This article uses a citizen science project carried out by three schools on Aotea Great Barrier Island as the context to explore marine debris and the dangers it poses to marine life. It also provides a useful framework for schools that are considering the undertaking of a similar project.
Environmental issues, such as marine litter, provide an ideal topic for authentic scientific inquiry and action. This Connected article explains the process of asking questions, gathering and processing data, presenting information and taking community action.
Check your school resource area for the article from the 2019 level 2 Connected journal Wild Discoveries, download it as a Google slide presentation or order it from the Ministry of Education.
The teacher support material (TSM) can be downloaded from TKI (Word and PDF files). It has three activity ideas – Food web, Using science to clean up our neighbourhood and Investigating plastic – along with resource links.
The article Thinking about plastic – planning pathways contains pedagogical and curriculum information. It includes the interactive Planning pathways – thinking about plastic, which curates many of the Hub’s resources.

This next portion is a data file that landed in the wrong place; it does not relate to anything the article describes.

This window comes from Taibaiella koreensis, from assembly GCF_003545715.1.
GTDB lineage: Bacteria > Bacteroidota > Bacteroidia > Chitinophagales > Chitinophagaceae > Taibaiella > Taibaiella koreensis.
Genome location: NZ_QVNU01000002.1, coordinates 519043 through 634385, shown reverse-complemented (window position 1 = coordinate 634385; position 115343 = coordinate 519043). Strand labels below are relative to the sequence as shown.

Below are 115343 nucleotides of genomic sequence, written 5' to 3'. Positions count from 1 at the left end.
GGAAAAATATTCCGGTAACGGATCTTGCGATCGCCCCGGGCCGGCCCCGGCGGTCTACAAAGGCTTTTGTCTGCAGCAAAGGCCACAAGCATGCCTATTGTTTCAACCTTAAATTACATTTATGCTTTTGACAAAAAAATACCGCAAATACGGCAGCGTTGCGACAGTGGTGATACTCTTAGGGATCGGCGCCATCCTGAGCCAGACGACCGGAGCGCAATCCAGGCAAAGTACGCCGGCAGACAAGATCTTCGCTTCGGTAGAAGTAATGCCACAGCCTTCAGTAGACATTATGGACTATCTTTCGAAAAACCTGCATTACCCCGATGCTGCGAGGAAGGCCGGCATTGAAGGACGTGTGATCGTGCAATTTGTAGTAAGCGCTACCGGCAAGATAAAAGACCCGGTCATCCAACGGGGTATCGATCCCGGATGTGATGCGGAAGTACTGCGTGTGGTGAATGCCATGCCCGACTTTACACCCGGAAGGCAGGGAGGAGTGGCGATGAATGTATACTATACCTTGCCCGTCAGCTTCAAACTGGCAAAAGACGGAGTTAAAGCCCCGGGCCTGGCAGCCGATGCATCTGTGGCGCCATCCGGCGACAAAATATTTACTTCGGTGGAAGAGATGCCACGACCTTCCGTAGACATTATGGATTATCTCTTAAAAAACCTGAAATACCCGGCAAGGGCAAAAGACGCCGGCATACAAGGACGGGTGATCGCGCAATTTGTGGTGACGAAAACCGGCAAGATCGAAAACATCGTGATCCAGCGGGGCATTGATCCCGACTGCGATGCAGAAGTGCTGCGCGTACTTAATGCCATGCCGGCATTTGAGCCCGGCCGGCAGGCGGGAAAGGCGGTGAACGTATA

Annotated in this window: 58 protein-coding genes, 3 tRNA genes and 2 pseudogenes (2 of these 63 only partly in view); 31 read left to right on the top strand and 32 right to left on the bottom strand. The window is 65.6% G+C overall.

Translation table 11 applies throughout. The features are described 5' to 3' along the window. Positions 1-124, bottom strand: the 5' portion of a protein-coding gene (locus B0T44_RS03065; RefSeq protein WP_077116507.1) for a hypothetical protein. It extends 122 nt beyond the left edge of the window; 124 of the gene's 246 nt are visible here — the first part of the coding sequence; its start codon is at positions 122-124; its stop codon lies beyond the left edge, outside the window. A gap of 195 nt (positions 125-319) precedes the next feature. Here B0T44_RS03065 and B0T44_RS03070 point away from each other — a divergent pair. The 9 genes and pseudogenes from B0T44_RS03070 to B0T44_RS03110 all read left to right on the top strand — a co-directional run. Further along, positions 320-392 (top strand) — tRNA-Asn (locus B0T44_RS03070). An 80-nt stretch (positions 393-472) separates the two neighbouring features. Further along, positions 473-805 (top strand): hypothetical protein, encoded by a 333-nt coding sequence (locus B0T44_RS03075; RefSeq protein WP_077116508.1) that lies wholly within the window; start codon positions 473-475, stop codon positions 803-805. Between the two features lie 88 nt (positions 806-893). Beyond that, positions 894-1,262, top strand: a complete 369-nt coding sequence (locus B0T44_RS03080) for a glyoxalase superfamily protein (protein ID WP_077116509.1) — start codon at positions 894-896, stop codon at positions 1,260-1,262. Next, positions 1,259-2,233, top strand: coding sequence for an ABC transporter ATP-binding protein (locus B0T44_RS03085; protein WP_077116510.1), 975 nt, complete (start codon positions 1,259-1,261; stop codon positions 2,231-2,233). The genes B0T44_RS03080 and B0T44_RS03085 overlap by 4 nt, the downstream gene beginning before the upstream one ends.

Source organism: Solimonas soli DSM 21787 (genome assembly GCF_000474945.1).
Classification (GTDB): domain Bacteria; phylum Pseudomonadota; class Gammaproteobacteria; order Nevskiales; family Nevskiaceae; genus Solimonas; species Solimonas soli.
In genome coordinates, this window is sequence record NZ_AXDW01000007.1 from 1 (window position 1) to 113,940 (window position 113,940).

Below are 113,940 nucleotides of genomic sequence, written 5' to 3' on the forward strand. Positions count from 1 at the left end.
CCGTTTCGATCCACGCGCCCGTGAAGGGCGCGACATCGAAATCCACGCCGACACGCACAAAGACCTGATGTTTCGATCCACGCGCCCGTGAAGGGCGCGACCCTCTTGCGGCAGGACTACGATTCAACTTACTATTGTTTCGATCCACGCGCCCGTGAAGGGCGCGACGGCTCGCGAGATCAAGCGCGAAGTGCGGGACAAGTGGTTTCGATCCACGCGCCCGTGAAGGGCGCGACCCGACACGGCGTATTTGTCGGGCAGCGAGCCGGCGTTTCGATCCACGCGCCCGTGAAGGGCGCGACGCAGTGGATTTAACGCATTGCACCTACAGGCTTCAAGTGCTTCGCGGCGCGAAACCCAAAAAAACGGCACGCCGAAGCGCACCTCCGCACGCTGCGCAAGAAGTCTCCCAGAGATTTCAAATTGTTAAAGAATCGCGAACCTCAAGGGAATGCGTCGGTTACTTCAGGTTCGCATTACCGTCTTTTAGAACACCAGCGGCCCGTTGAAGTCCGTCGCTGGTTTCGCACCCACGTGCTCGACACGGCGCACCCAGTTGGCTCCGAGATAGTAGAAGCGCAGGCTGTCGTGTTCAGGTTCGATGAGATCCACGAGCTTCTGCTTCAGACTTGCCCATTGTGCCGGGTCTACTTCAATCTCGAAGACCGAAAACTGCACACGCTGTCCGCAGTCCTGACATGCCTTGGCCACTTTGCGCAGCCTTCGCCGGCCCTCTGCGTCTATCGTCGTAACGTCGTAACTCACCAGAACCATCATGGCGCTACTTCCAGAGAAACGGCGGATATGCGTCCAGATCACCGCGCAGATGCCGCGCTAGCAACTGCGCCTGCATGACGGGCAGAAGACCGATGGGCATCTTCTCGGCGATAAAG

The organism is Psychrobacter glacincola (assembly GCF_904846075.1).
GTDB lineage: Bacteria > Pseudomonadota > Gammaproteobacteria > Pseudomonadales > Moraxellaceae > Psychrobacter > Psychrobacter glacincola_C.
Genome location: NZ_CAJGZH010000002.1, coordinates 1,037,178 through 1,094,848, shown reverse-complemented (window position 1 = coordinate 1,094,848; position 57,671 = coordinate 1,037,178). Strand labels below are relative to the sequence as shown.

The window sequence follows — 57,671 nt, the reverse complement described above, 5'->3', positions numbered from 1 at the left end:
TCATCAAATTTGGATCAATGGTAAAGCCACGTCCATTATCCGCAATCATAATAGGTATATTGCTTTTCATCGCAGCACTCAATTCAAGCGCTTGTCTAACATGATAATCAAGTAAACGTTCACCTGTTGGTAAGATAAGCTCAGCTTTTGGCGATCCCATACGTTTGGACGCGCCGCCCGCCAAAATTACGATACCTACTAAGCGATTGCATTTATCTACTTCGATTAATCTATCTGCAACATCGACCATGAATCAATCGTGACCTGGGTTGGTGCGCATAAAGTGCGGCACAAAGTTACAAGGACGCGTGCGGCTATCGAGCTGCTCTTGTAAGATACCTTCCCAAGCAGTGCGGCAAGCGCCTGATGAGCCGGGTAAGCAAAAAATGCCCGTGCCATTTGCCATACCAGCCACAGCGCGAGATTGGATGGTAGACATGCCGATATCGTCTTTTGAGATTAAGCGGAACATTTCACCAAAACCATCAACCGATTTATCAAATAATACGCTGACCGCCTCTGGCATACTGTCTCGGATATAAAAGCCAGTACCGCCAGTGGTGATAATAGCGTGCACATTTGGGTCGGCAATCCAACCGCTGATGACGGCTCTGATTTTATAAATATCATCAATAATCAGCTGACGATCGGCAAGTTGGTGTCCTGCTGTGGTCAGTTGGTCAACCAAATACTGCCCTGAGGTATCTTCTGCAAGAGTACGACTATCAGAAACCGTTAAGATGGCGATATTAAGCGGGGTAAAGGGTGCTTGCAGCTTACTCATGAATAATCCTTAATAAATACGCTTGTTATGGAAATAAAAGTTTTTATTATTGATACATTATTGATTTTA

Find out how plastic can accumulate in the marine food web with the activity Build a marine food web.
Our Sea science and plastic collection is full of ideas on how to use this Connected article and related resources with your students.
Check out our entire range of Connected articles here. We’ve curated them by topic and concepts.
The Connected journals can be ordered from the Down the Back of the Chair website. Access to these resources is restricted to Ministry-approved education providers. To find out if you are eligible for a login or if you have forgotten your login details, contact their customer services team on 0800 660 662 or email email@example.com.
The Connected series is published annually by the Ministry of Education, New Zealand.